I stumbled upon these carvings in a wood near Bedwyn. The owl one is quite subtle.
My word of the day is gibbet, which is an “instrument of public execution”. Here is one that gives Coombe Gibbet it’s name. I had lunch here which wasn’t the best spot to choose as it’s rather exposed and sooo windy.
Originally I planned to venture somewhere new like Andover or Amazingstoke but the weather wasn’t that great and both were unexpectedly far away so I decided instead to try climb a local landmark: Beacon Hill. The hill is a huge isolated mound in the valley and on top is an iron age hill fort. Judging by how tired I was after scaling the side, it must have been impregnable.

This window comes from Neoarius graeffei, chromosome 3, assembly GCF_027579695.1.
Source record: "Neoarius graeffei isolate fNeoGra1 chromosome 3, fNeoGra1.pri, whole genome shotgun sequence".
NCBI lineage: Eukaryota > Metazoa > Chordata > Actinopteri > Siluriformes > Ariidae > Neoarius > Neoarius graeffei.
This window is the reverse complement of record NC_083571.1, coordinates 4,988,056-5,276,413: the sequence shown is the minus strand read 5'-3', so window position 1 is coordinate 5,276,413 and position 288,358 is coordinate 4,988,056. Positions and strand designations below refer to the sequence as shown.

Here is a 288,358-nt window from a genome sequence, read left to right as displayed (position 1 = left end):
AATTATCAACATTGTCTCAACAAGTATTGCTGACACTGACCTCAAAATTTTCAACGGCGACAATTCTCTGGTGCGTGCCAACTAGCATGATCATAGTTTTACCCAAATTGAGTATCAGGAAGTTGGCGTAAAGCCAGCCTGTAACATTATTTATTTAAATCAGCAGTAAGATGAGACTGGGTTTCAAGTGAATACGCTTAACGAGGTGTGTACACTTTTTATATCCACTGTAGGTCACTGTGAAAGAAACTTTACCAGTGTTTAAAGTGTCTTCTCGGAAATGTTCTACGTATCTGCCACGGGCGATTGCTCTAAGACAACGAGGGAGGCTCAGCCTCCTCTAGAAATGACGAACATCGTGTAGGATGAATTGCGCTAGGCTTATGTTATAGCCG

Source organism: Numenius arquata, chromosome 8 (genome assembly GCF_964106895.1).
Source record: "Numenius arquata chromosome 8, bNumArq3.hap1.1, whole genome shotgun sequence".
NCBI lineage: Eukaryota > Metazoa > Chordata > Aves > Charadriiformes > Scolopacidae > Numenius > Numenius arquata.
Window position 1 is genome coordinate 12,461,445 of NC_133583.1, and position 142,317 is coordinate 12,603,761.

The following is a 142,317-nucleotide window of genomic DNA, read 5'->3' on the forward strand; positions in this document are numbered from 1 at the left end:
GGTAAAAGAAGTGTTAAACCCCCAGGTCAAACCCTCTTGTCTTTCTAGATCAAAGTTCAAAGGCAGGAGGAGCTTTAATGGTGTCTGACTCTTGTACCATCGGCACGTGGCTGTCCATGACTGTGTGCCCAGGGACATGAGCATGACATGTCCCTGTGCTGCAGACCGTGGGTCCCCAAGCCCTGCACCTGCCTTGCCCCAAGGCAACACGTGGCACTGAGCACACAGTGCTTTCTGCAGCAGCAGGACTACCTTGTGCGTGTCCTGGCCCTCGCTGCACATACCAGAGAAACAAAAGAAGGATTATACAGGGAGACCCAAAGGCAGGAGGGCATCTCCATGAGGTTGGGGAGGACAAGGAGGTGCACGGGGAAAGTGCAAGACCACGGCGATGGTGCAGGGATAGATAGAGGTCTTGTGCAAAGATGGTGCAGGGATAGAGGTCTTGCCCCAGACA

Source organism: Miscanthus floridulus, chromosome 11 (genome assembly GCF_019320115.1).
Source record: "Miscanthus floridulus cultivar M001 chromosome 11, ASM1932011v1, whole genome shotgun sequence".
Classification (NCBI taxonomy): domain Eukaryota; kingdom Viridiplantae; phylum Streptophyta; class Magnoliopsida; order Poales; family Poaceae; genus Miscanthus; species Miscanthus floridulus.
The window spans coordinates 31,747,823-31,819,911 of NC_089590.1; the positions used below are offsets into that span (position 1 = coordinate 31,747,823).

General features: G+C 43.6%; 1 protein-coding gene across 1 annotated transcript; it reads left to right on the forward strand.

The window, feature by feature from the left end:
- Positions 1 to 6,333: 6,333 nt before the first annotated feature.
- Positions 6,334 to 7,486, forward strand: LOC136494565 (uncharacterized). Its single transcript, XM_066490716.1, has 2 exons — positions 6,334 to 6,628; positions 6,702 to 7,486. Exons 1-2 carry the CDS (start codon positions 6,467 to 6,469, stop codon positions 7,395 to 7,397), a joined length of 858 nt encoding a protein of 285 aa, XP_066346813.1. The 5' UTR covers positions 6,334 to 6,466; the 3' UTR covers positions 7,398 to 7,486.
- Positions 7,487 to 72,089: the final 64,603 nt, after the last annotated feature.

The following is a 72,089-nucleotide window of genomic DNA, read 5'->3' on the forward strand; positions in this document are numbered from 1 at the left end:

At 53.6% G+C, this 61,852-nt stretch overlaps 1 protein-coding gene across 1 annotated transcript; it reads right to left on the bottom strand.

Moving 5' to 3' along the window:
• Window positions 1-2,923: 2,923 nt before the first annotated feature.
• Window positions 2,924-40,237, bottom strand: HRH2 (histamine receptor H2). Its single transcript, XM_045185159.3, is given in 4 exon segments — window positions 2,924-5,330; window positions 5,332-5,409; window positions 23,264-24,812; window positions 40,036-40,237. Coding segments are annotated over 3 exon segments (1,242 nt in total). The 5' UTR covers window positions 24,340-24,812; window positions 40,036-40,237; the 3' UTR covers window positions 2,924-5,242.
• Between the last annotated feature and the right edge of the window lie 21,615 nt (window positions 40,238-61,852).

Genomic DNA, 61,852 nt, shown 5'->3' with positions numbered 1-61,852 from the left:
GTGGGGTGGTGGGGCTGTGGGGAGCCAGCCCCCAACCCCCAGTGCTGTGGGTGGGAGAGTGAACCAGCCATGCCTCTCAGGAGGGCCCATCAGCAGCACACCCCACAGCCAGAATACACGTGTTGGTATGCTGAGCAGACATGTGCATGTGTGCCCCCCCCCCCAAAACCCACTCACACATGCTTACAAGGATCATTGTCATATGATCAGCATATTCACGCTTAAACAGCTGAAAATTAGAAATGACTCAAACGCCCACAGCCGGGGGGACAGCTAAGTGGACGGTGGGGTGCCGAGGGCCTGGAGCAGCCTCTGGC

On my last day in China I didn’t have much to do except go to the airport. But how to do that? Perhaps I could ride on the worlds fastest operational passenger train??! Sounds like a plan. Oh, also it’s a MAGNETICALLY LEVITATING TRAIN. It looks quite unassuming:
It’s very important before you go on the maglev that you do a bit of homework: because running the train at full speed is so uneconomical, it only operates at 430km/h at certain times of the day. Outside of these times it runs at a rather plodding and pedestrian 300km/h. You can find the times and speeds on this helpful website.